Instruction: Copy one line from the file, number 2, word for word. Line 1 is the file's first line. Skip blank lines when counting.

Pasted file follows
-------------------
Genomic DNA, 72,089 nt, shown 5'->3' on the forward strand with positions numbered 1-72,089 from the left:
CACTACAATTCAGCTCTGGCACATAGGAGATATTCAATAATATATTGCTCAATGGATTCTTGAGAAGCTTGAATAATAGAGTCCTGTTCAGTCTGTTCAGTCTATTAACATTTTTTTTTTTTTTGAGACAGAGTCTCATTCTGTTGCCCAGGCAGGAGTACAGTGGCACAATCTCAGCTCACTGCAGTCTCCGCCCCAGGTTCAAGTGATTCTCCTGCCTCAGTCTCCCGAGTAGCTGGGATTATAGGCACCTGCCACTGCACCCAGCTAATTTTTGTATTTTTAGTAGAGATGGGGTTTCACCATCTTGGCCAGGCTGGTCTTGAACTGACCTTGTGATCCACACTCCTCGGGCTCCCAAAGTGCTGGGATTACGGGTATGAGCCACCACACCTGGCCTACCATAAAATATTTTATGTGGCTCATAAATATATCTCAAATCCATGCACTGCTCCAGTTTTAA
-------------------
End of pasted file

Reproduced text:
CACTACAATTCAGCTCTGGCACATAGGAGATATTCAATAATATATTGCTCAATGGATTCTTGAGAAGCTTGAATAATAGAGTCCTGTTCAGTCTGTTCAGTCTATTAACATTTTTTTTTTTTTTGAGACAGAGTCTCATTCTGTTGCCCAGGCAGGAGTACAGTGGCACAATCTCAGCTCACTGCAGTCTCCGCCCCAGGTTCAAGTGATTCTCCTGCCTCAGTCTCCCGAGTAGCTGGGATTATAGGCACCTGCCACTGCACCCAGCTAATTTTTGTATTTTTAGTAGAGATGGGGTTTCACCATCTTGGCCAGGCTGGTCTTGAACTGACCTTGTGATCCACACTCCTCGGGCTCCCAAAGTGCTGGGATTACGGGTATGAGCCACCACACCTGGCCTACCATAAAATATTTTATGTGGCTCATAAATATATCTCAAATCCATGCACTGCTCCAGTTTTAA